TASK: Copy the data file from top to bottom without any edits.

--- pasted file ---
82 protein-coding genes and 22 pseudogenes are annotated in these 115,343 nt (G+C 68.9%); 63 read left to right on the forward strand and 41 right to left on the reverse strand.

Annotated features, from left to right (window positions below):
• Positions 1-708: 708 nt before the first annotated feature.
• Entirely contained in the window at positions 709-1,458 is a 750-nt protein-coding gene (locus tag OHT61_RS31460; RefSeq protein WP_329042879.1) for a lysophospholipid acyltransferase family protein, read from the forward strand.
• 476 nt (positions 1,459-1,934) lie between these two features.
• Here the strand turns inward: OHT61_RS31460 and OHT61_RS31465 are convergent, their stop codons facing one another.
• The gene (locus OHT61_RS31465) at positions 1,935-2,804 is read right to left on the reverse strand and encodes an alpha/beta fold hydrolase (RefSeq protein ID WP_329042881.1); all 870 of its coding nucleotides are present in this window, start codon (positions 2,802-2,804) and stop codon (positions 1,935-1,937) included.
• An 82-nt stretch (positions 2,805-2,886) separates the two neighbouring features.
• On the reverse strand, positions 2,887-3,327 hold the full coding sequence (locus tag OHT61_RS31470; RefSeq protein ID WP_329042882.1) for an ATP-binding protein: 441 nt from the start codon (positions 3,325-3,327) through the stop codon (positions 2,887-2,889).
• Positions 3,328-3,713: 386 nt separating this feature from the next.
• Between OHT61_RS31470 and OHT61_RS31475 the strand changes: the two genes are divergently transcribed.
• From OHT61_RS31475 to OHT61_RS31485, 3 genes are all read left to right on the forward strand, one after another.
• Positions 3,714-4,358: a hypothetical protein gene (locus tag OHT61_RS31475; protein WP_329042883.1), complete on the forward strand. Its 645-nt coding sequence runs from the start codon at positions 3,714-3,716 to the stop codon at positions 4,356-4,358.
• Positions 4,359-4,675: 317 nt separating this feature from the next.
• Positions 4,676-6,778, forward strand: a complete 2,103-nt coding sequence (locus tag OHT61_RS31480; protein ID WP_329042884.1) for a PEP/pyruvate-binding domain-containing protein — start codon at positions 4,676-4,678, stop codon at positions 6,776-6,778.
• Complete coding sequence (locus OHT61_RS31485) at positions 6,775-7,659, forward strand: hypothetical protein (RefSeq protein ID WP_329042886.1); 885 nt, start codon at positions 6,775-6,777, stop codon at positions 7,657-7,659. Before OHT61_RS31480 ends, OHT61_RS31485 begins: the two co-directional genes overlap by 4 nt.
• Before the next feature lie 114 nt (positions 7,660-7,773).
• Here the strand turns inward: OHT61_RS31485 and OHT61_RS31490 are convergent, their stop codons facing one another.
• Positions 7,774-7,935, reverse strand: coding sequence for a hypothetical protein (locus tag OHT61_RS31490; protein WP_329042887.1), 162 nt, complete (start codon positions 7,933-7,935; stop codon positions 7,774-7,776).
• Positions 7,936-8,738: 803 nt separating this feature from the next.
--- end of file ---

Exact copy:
82 protein-coding genes and 22 pseudogenes are annotated in these 115,343 nt (G+C 68.9%); 63 read left to right on the forward strand and 41 right to left on the reverse strand.

Annotated features, from left to right (window positions below):
• Positions 1-708: 708 nt before the first annotated feature.
• Entirely contained in the window at positions 709-1,458 is a 750-nt protein-coding gene (locus tag OHT61_RS31460; RefSeq protein WP_329042879.1) for a lysophospholipid acyltransferase family protein, read from the forward strand.
• 476 nt (positions 1,459-1,934) lie between these two features.
• Here the strand turns inward: OHT61_RS31460 and OHT61_RS31465 are convergent, their stop codons facing one another.
• The gene (locus OHT61_RS31465) at positions 1,935-2,804 is read right to left on the reverse strand and encodes an alpha/beta fold hydrolase (RefSeq protein ID WP_329042881.1); all 870 of its coding nucleotides are present in this window, start codon (positions 2,802-2,804) and stop codon (positions 1,935-1,937) included.
• An 82-nt stretch (positions 2,805-2,886) separates the two neighbouring features.
• On the reverse strand, positions 2,887-3,327 hold the full coding sequence (locus tag OHT61_RS31470; RefSeq protein ID WP_329042882.1) for an ATP-binding protein: 441 nt from the start codon (positions 3,325-3,327) through the stop codon (positions 2,887-2,889).
• Positions 3,328-3,713: 386 nt separating this feature from the next.
• Between OHT61_RS31470 and OHT61_RS31475 the strand changes: the two genes are divergently transcribed.
• From OHT61_RS31475 to OHT61_RS31485, 3 genes are all read left to right on the forward strand, one after another.
• Positions 3,714-4,358: a hypothetical protein gene (locus tag OHT61_RS31475; protein WP_329042883.1), complete on the forward strand. Its 645-nt coding sequence runs from the start codon at positions 3,714-3,716 to the stop codon at positions 4,356-4,358.
• Positions 4,359-4,675: 317 nt separating this feature from the next.
• Positions 4,676-6,778, forward strand: a complete 2,103-nt coding sequence (locus tag OHT61_RS31480; protein ID WP_329042884.1) for a PEP/pyruvate-binding domain-containing protein — start codon at positions 4,676-4,678, stop codon at positions 6,776-6,778.
• Complete coding sequence (locus OHT61_RS31485) at positions 6,775-7,659, forward strand: hypothetical protein (RefSeq protein ID WP_329042886.1); 885 nt, start codon at positions 6,775-6,777, stop codon at positions 7,657-7,659. Before OHT61_RS31480 ends, OHT61_RS31485 begins: the two co-directional genes overlap by 4 nt.
• Before the next feature lie 114 nt (positions 7,660-7,773).
• Here the strand turns inward: OHT61_RS31485 and OHT61_RS31490 are convergent, their stop codons facing one another.
• Positions 7,774-7,935, reverse strand: coding sequence for a hypothetical protein (locus tag OHT61_RS31490; protein WP_329042887.1), 162 nt, complete (start codon positions 7,933-7,935; stop codon positions 7,774-7,776).
• Positions 7,936-8,738: 803 nt separating this feature from the next.